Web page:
Who was Ibn Ishaq?

We look into the biography of Ibn Isḥâq himself so as to get a sense of his own reliability as a witness. Ibn Isḥâq was born in 85 h/704 ce and died in 768 ce. His grandfather, Yasâr, was a Christian who was captured in 12 h, enslaved, and was manumitted after he accepted Islam.

His book in original form has not been found but has been preserved in at least two recensions—by Ibn Hishâm with many revisions, and by Al-Bakkai Al-Ṭabari. From the beginning this book has been questionable, such that Ibn Hishâm had to reject its first part since he judged the Mubtada’ as actually based upon the Hebrew Bible.

How Have Scholars Regarded Ibn Ishaq’s Sirat Rasul Allah?

It is interesting that there are about 600 adîth in this book, but

  • The later adîth-collectors—like Bukhâri, Muslim, and other prominent ones–ignored him as a trustworthy source for their collections.
  • Imam Mâlik branded him a liar and an imposter for writing false stories about Prophet Muhammad ﷺ. He also said that Ibn Isḥâq “reports aâdîth on the authority of the Jews.”
  • Shaykh Al-Islâm ibn Taymiyyah also condemned his writings.
  • Imam Ahmad Ibn Ḥanbal considered his solitary work as unacceptable as a source for sound aâdîth.

http://islamiat101.blogspot.com/2012/10/how-authentic-is-work-of-ibn-ishaq.html

What is at Stake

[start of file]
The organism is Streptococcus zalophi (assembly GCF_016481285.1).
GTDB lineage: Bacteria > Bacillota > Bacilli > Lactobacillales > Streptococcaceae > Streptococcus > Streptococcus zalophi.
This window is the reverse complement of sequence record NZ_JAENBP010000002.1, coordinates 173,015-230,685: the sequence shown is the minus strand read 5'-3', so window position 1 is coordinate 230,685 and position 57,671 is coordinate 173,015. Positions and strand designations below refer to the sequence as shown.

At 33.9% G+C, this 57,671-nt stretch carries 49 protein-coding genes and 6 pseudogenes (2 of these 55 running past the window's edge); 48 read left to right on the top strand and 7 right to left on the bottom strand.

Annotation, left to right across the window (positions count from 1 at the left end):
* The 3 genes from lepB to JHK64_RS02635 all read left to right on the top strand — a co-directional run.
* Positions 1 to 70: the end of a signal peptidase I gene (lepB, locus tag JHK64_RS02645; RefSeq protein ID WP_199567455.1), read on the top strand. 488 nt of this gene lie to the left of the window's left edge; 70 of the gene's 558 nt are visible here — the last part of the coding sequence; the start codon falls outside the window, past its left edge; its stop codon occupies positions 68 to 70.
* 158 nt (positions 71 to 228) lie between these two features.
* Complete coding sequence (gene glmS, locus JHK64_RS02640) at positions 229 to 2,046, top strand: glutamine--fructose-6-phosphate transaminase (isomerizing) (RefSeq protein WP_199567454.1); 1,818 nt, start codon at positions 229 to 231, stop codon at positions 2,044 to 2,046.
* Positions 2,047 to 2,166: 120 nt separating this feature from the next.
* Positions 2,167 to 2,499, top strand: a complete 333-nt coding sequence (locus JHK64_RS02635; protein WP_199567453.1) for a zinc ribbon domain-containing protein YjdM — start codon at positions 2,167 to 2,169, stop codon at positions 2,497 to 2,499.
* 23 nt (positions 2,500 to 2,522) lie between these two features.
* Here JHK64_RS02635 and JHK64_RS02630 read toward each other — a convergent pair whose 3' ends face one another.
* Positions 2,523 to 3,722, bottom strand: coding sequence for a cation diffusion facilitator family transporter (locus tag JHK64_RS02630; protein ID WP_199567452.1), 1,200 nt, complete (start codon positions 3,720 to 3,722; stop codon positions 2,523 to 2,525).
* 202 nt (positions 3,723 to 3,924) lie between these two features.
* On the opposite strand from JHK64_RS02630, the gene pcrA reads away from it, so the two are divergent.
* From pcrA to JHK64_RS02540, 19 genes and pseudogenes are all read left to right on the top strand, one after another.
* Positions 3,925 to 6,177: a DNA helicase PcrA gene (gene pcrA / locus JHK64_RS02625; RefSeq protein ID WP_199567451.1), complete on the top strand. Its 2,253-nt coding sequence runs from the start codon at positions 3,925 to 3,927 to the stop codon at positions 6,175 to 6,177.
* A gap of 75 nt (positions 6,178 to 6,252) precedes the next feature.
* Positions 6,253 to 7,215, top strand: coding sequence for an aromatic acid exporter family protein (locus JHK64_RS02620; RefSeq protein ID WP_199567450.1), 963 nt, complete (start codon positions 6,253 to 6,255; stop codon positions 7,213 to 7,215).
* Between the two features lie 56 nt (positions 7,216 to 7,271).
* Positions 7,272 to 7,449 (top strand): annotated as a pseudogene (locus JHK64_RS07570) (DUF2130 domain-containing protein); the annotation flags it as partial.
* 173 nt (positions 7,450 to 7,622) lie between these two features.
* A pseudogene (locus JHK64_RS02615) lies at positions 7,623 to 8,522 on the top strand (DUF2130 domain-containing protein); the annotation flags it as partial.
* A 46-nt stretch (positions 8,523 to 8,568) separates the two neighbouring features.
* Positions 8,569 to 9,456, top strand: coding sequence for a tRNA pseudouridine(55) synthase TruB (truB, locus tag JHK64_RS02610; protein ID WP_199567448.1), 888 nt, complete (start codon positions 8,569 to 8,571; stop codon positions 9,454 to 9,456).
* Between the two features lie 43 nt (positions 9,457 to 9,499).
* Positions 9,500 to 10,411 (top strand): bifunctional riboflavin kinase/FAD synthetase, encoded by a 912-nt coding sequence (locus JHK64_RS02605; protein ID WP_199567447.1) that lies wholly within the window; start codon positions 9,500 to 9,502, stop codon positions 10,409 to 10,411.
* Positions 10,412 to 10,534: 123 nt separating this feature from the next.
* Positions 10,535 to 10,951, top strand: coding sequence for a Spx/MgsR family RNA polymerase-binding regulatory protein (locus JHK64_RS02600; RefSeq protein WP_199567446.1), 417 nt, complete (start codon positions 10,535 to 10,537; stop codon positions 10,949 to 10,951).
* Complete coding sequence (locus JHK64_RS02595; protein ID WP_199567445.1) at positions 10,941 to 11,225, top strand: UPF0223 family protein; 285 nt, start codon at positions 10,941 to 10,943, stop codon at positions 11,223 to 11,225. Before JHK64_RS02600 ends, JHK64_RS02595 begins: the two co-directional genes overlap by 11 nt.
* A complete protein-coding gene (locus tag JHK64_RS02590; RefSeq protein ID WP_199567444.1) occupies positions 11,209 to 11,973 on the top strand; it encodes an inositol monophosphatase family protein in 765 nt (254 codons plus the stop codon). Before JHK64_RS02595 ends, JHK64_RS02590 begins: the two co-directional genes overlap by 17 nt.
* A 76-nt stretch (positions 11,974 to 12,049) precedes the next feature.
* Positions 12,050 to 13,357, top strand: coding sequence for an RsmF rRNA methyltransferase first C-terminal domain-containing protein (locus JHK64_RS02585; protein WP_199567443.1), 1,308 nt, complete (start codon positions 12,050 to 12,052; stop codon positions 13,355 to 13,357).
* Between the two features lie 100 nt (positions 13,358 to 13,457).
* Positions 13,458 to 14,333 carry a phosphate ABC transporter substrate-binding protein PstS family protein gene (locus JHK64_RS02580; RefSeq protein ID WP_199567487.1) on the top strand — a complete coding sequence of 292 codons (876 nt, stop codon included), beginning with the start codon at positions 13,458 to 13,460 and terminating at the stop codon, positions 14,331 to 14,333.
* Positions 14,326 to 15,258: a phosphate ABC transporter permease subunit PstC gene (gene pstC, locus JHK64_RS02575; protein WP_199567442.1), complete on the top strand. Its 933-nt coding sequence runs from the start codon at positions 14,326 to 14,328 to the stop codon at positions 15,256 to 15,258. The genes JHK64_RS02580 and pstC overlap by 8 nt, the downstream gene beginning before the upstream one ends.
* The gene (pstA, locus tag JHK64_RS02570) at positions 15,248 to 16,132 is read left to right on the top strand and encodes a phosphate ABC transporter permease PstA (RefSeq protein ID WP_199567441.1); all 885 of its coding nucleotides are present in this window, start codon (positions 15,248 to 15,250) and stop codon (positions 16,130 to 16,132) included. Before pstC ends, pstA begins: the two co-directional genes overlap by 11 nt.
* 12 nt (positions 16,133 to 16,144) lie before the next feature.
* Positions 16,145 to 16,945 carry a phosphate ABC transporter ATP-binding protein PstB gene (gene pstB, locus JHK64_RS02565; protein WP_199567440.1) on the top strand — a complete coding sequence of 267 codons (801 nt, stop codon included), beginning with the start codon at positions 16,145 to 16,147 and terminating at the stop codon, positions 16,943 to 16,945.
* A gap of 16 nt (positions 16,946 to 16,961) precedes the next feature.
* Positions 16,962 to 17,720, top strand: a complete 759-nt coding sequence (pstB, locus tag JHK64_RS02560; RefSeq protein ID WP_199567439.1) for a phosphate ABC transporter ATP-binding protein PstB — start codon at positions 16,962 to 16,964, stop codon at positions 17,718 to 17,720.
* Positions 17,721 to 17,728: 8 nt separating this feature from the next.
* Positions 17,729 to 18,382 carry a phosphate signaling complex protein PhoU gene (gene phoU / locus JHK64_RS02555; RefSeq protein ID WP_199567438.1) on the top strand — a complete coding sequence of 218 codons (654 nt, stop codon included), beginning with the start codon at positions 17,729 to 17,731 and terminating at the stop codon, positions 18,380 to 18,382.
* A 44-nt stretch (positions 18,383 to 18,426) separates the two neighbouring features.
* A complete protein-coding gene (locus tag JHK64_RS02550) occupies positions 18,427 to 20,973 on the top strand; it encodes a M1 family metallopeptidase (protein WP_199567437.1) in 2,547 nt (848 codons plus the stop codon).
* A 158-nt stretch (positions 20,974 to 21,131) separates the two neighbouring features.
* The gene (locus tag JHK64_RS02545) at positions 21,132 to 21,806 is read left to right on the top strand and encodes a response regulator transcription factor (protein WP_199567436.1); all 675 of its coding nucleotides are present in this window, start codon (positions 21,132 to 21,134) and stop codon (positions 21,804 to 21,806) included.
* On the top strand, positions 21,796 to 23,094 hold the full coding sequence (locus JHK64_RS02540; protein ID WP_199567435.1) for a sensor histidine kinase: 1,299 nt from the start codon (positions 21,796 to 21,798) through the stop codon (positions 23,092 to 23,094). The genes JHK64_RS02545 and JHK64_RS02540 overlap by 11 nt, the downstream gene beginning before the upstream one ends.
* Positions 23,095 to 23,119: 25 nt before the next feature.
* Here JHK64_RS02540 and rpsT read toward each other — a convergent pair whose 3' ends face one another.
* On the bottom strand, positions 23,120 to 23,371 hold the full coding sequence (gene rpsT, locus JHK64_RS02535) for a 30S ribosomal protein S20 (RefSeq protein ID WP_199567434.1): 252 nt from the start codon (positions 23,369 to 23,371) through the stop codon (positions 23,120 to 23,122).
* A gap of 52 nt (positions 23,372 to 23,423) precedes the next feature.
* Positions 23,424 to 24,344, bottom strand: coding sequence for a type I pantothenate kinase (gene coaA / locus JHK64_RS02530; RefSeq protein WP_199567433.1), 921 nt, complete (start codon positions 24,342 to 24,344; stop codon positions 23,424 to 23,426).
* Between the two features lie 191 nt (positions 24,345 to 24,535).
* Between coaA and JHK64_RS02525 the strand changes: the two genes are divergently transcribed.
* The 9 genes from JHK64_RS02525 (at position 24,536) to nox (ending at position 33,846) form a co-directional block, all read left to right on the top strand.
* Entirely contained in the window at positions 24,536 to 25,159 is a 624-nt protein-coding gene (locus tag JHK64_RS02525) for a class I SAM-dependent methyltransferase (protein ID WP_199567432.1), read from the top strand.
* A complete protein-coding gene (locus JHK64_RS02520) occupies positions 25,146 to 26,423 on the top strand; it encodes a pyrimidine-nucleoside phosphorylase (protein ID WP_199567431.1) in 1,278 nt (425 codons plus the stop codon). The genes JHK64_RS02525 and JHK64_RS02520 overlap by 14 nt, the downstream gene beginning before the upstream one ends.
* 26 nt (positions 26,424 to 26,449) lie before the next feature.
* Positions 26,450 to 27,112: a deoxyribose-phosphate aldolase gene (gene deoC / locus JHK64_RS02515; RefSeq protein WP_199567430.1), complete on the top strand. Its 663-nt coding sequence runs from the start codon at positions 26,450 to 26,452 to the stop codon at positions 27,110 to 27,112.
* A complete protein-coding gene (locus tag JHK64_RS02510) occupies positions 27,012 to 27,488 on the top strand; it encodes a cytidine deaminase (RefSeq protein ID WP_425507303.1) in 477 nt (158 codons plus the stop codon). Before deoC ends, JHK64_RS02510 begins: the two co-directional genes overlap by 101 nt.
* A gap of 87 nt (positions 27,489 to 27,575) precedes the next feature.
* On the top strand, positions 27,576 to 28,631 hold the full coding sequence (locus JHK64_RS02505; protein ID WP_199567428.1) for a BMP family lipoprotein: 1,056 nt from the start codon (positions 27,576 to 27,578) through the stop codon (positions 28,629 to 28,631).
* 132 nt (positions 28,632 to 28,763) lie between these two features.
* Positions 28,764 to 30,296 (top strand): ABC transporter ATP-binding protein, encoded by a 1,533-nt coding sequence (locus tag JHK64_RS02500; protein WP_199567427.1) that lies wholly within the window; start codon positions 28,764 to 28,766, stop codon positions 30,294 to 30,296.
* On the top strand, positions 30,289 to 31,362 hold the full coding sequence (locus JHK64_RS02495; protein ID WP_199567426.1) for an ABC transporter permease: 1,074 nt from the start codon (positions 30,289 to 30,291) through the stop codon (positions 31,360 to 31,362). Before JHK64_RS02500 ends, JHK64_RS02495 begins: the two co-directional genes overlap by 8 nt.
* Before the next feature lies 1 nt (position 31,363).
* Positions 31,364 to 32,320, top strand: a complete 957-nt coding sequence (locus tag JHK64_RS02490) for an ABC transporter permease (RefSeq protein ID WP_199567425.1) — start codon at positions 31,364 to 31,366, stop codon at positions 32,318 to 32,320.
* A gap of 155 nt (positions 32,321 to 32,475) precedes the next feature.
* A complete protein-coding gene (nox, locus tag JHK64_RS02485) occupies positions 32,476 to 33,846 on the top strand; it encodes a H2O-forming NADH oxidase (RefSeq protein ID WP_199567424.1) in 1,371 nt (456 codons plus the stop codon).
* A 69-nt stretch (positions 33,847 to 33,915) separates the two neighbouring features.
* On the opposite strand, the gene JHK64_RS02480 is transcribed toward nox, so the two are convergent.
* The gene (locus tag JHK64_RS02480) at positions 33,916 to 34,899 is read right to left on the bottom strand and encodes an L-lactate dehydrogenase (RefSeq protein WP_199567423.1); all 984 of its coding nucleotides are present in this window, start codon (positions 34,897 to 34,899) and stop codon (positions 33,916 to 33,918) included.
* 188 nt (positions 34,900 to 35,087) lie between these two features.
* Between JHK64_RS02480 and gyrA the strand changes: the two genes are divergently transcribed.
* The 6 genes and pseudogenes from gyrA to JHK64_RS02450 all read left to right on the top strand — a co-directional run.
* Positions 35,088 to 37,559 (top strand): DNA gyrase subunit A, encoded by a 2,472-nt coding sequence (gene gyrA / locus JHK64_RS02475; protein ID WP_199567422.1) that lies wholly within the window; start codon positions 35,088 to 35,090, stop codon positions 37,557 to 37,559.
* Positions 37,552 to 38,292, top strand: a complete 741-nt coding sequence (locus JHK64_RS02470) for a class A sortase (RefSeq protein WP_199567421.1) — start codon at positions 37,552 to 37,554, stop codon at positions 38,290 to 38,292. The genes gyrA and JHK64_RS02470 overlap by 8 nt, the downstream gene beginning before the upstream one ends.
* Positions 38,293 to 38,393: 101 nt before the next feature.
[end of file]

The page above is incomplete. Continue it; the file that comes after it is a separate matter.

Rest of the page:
The infamous modern polemist and anti-Islam hate-monger, Robert Spencer, picks up this line of attack in his book The Truth about Muhammad and says, “However, Ibn Isḥâq’s life of Muhammad is so unashamedly hagiographical that its accuracy is questionable.” For more details see:
https://en.wikipedia.org/wiki/Ibn_Ishaq

So, Ibn Isḥâq`s credibility has been discounted by our adîth scholars, and his purported biographical data is being scrutinized as containing fabrications. Accordingly, we must be wary of accepting his narrations, and they should not be used as reliable sources of the biography of Prophet Muhammad ﷺ.

Tirmidhi

As a second source of the story, Jâmiʿ Al-Tirmidhi can be considered as an important and strong source among the adîth books. From among the aâdîth of Jâmiʿ Al-Tirmidhi  we discuss  only  the one that narrates the story of Baḥîra the Monk; and the same will be the case when we refer, below, to Al-Mustadrak by Al-Hâkim.